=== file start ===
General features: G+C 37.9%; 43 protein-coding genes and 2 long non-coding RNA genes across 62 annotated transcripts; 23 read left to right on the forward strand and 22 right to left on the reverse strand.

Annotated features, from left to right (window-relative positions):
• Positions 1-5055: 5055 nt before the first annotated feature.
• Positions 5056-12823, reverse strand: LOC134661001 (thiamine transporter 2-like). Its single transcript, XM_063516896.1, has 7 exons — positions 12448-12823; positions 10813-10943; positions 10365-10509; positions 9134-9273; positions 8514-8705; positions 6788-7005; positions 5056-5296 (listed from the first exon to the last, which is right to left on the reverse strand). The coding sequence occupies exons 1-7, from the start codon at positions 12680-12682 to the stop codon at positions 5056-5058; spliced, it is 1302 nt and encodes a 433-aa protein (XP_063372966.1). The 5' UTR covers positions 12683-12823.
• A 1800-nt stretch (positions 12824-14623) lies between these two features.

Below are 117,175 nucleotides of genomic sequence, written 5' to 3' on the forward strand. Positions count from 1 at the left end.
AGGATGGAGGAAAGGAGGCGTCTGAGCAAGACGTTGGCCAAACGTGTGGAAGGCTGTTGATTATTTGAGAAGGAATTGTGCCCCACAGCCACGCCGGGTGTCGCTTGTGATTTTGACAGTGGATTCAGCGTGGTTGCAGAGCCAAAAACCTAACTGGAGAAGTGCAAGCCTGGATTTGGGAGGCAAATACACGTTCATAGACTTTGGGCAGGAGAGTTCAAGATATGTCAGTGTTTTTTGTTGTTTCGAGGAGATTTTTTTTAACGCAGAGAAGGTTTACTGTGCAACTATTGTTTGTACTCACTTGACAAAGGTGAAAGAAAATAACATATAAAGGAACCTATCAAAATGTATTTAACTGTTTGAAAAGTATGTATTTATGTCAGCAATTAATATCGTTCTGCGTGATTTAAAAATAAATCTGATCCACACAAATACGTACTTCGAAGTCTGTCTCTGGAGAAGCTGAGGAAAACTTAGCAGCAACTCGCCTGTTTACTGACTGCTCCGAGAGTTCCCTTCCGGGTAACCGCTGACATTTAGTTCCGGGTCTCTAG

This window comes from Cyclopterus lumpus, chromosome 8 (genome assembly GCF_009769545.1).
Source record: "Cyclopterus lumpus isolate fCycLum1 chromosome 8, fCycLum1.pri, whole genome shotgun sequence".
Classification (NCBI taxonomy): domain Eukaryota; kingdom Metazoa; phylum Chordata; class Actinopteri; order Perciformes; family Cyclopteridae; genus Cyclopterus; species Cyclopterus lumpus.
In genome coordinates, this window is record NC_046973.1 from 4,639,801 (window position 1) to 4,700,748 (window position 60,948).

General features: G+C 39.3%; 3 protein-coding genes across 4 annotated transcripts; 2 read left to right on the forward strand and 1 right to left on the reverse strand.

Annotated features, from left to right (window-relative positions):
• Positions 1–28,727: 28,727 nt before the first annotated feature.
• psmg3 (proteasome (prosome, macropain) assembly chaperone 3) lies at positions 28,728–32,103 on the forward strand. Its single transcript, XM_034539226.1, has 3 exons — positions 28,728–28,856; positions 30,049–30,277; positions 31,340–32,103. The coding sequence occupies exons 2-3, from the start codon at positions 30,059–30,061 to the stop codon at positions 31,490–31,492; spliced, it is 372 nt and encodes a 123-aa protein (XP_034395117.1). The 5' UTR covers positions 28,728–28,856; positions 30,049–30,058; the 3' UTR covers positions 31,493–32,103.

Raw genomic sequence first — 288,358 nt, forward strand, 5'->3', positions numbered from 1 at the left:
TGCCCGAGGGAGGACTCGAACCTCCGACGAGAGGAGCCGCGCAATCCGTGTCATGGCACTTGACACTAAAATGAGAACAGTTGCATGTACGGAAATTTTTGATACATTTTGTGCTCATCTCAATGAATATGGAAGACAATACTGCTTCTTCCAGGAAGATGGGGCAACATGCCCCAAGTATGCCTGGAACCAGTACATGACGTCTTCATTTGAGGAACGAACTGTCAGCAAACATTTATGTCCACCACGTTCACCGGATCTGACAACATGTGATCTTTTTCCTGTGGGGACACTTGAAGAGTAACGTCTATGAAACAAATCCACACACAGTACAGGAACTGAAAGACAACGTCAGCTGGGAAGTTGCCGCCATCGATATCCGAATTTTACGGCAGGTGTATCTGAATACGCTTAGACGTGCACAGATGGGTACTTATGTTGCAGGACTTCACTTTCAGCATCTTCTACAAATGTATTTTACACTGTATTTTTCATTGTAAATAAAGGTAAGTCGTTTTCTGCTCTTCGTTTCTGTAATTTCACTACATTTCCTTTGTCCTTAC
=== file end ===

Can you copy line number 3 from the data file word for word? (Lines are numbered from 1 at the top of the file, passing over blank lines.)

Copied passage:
• Positions 1-5055: 5055 nt before the first annotated feature.